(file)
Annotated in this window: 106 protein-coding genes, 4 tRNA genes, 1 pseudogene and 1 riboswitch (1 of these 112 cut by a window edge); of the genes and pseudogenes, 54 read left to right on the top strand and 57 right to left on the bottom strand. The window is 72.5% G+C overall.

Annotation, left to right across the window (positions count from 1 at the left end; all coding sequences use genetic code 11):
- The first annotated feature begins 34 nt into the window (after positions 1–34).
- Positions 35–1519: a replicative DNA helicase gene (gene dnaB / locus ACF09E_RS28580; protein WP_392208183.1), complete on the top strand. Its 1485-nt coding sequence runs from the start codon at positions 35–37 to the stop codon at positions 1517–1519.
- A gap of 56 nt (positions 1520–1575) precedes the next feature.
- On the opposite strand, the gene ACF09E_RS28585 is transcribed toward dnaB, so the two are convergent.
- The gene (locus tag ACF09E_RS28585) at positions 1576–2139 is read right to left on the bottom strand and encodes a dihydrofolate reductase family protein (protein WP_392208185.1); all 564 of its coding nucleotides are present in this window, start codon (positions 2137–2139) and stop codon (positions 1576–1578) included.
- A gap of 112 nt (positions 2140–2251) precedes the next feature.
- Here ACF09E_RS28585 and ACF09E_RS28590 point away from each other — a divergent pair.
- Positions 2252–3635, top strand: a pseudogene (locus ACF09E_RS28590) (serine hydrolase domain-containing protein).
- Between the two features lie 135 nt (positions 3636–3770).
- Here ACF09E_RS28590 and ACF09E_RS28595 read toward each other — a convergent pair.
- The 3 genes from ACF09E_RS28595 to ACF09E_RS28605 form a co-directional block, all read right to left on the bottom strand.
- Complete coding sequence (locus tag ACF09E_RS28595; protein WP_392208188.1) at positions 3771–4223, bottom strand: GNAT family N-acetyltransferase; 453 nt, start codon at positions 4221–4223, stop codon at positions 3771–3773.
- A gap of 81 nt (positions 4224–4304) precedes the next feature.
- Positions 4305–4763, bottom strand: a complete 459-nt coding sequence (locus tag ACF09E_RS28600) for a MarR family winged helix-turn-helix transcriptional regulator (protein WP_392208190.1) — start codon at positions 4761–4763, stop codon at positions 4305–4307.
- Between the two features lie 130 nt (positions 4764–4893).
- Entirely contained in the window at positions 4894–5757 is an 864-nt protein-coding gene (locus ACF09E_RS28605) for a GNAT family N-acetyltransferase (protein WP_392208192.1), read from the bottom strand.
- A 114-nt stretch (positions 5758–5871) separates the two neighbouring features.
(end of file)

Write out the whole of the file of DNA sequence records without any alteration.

Annotated in this window: 106 protein-coding genes, 4 tRNA genes, 1 pseudogene and 1 riboswitch (1 of these 112 cut by a window edge); of the genes and pseudogenes, 54 read left to right on the top strand and 57 right to left on the bottom strand. The window is 72.5% G+C overall.

Annotation, left to right across the window (positions count from 1 at the left end; all coding sequences use genetic code 11):
- The first annotated feature begins 34 nt into the window (after positions 1–34).
- Positions 35–1519: a replicative DNA helicase gene (gene dnaB / locus ACF09E_RS28580; protein WP_392208183.1), complete on the top strand. Its 1485-nt coding sequence runs from the start codon at positions 35–37 to the stop codon at positions 1517–1519.
- A gap of 56 nt (positions 1520–1575) precedes the next feature.
- On the opposite strand, the gene ACF09E_RS28585 is transcribed toward dnaB, so the two are convergent.
- The gene (locus tag ACF09E_RS28585) at positions 1576–2139 is read right to left on the bottom strand and encodes a dihydrofolate reductase family protein (protein WP_392208185.1); all 564 of its coding nucleotides are present in this window, start codon (positions 2137–2139) and stop codon (positions 1576–1578) included.
- A gap of 112 nt (positions 2140–2251) precedes the next feature.
- Here ACF09E_RS28585 and ACF09E_RS28590 point away from each other — a divergent pair.
- Positions 2252–3635, top strand: a pseudogene (locus ACF09E_RS28590) (serine hydrolase domain-containing protein).
- Between the two features lie 135 nt (positions 3636–3770).
- Here ACF09E_RS28590 and ACF09E_RS28595 read toward each other — a convergent pair.
- The 3 genes from ACF09E_RS28595 to ACF09E_RS28605 form a co-directional block, all read right to left on the bottom strand.
- Complete coding sequence (locus tag ACF09E_RS28595; protein WP_392208188.1) at positions 3771–4223, bottom strand: GNAT family N-acetyltransferase; 453 nt, start codon at positions 4221–4223, stop codon at positions 3771–3773.
- A gap of 81 nt (positions 4224–4304) precedes the next feature.
- Positions 4305–4763, bottom strand: a complete 459-nt coding sequence (locus tag ACF09E_RS28600) for a MarR family winged helix-turn-helix transcriptional regulator (protein WP_392208190.1) — start codon at positions 4761–4763, stop codon at positions 4305–4307.
- Between the two features lie 130 nt (positions 4764–4893).
- Entirely contained in the window at positions 4894–5757 is an 864-nt protein-coding gene (locus ACF09E_RS28605) for a GNAT family N-acetyltransferase (protein WP_392208192.1), read from the bottom strand.
- A 114-nt stretch (positions 5758–5871) separates the two neighbouring features.